The West African nation of Côte d'Ivoire has declared an outbreak of Ebola virus after detecting the country's first case in more than two decades, with the World Health Organization sounding the alarm about its potential spread.
A patient who had recently travelled from Guinea tested positive for Ebola, Côte d'Ivoire’s ministry of health confirmed on Saturday, the WHO reported. The patient was hospitalized with fever after arriving in Abidjan, the country’s de-facto capital and its biggest city, earlier this week.
“It is of immense concern that this outbreak has been declared in Abidjan, a metropolis of more than 4 million people,” Dr Matshidiso Moeti, WHO’s Regional Director for Africa said in a statement.
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The case became the country’s first since 1994, when an ethnologist got infected with the virus after performing a necropsy on a sick chimpanzee. Côte d'Ivoire was spared during the 2014-2016 West African Ebola epidemic that originated in Guinea and claimed at least 11,325 lives, with cases reported in the US and UK.
Since then an array of Ebola outbreaks have been reported, in particular, in the Democratic Republic of Congo, which experienced its fourth outbreak in fewer than three years earlier this May. Guinea, however, reported its first outbreak of the disease since the epidemic only in February this year, sparking renewed fears about a potential repeat of the 2014-2016 scenario. In March the WHO estimated the risk that the Ebola outbreak would spill over to the neighbouring countries, including Côte d'Ivoire, as “very high.”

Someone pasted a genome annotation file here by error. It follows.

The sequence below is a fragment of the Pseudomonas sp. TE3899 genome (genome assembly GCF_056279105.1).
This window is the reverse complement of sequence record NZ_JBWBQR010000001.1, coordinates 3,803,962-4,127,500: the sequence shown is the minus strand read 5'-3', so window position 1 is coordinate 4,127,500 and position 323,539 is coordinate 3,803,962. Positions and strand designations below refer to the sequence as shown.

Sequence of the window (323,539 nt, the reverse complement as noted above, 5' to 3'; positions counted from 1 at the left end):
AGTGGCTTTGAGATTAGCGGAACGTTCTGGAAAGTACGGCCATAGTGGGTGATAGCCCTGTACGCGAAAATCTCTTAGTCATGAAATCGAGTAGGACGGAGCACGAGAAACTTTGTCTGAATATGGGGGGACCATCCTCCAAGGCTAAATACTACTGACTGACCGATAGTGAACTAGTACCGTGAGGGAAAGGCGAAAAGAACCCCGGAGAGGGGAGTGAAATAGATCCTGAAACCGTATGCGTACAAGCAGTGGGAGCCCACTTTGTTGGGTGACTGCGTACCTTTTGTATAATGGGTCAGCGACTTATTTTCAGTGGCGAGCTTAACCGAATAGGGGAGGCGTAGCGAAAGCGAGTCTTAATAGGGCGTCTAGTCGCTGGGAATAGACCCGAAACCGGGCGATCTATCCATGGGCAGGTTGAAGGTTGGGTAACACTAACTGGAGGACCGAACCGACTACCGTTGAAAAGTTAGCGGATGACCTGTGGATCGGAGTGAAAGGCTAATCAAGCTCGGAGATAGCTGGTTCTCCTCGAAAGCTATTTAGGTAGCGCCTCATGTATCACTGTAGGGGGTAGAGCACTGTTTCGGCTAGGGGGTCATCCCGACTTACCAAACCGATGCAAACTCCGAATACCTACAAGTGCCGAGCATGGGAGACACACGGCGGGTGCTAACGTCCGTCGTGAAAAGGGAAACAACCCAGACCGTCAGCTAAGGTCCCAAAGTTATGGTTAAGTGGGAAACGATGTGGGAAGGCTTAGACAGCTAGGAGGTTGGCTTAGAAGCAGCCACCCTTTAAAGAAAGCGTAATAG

An #Ebola case has been confirmed today in Abidjan, Cote d’Ivoire🇨🇮. Initial investigations found that the patient had travelled to #CotedIvoire from Guinea by land & arrived in Abidjan on 12 August. This is the country’s first case of Ebola since 1994. https://t.co/RnkHct1Wqn— WHO African Region (@WHOAFRO) August 14, 2021
It’s not clear if the newly detected case can be traced back to the Guinea outbreak, which was declared officially over in June, with the WHO noting on Saturday that “there is no indication that the current case in Cote d’Ivoire is linked to the earlier outbreak in Guinea.”
As part of its effort to curb the spread of the virus, the WHO said it would transfer some 5,000 Ebola vaccine doses, initially earmarked to Guinea, to Côte d’Ivoire. The jabs will be administered to health workers, first responders and known contacts of the Ebola-positive patients.
Noting that it would also send a team of experts to assist with contact tracing, treatment and community outreach, the WHO argued that a travel ban should not be imposed on the country, while urging Cote d’Ivoire against shutting down its own borders.
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